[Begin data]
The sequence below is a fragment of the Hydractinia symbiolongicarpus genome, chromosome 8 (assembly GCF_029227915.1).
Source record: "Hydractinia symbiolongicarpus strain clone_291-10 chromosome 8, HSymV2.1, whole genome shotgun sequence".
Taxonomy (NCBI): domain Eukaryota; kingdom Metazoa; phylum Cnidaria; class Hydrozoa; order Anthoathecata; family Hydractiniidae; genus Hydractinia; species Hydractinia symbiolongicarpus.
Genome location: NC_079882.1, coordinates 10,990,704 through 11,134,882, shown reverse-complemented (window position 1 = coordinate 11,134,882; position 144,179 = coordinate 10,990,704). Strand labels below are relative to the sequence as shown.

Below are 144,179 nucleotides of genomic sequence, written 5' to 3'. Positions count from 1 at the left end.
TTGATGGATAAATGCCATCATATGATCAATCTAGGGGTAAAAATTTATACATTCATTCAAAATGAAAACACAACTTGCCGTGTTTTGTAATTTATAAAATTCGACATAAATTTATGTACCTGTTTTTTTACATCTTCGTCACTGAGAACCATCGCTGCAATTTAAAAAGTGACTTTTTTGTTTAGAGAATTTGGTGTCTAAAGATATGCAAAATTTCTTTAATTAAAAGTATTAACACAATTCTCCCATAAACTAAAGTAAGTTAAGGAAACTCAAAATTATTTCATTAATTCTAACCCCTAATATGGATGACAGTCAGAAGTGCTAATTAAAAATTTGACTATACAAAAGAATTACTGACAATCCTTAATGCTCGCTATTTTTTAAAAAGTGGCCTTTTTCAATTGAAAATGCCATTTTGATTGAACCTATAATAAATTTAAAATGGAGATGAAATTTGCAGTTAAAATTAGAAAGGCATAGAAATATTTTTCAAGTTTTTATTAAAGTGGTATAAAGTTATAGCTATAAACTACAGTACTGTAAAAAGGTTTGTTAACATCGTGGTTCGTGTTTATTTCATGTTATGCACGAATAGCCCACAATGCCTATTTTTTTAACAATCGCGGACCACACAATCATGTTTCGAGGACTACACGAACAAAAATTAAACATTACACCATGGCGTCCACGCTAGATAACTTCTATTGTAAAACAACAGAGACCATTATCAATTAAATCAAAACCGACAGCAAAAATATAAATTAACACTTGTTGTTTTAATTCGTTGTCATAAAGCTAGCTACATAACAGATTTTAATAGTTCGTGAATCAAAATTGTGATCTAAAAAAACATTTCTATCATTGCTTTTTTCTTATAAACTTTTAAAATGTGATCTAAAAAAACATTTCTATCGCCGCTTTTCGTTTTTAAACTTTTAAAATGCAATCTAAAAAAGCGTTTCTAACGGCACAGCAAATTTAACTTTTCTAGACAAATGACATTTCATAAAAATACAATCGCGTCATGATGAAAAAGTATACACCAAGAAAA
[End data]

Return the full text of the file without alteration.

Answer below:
The sequence below is a fragment of the Hydractinia symbiolongicarpus genome, chromosome 8 (assembly GCF_029227915.1).
Source record: "Hydractinia symbiolongicarpus strain clone_291-10 chromosome 8, HSymV2.1, whole genome shotgun sequence".
Taxonomy (NCBI): domain Eukaryota; kingdom Metazoa; phylum Cnidaria; class Hydrozoa; order Anthoathecata; family Hydractiniidae; genus Hydractinia; species Hydractinia symbiolongicarpus.
Genome location: NC_079882.1, coordinates 10,990,704 through 11,134,882, shown reverse-complemented (window position 1 = coordinate 11,134,882; position 144,179 = coordinate 10,990,704). Strand labels below are relative to the sequence as shown.

Below are 144,179 nucleotides of genomic sequence, written 5' to 3'. Positions count from 1 at the left end.
TTGATGGATAAATGCCATCATATGATCAATCTAGGGGTAAAAATTTATACATTCATTCAAAATGAAAACACAACTTGCCGTGTTTTGTAATTTATAAAATTCGACATAAATTTATGTACCTGTTTTTTTACATCTTCGTCACTGAGAACCATCGCTGCAATTTAAAAAGTGACTTTTTTGTTTAGAGAATTTGGTGTCTAAAGATATGCAAAATTTCTTTAATTAAAAGTATTAACACAATTCTCCCATAAACTAAAGTAAGTTAAGGAAACTCAAAATTATTTCATTAATTCTAACCCCTAATATGGATGACAGTCAGAAGTGCTAATTAAAAATTTGACTATACAAAAGAATTACTGACAATCCTTAATGCTCGCTATTTTTTAAAAAGTGGCCTTTTTCAATTGAAAATGCCATTTTGATTGAACCTATAATAAATTTAAAATGGAGATGAAATTTGCAGTTAAAATTAGAAAGGCATAGAAATATTTTTCAAGTTTTTATTAAAGTGGTATAAAGTTATAGCTATAAACTACAGTACTGTAAAAAGGTTTGTTAACATCGTGGTTCGTGTTTATTTCATGTTATGCACGAATAGCCCACAATGCCTATTTTTTTAACAATCGCGGACCACACAATCATGTTTCGAGGACTACACGAACAAAAATTAAACATTACACCATGGCGTCCACGCTAGATAACTTCTATTGTAAAACAACAGAGACCATTATCAATTAAATCAAAACCGACAGCAAAAATATAAATTAACACTTGTTGTTTTAATTCGTTGTCATAAAGCTAGCTACATAACAGATTTTAATAGTTCGTGAATCAAAATTGTGATCTAAAAAAACATTTCTATCATTGCTTTTTTCTTATAAACTTTTAAAATGTGATCTAAAAAAACATTTCTATCGCCGCTTTTCGTTTTTAAACTTTTAAAATGCAATCTAAAAAAGCGTTTCTAACGGCACAGCAAATTTAACTTTTCTAGACAAATGACATTTCATAAAAATACAATCGCGTCATGATGAAAAAGTATACACCAAGAAAA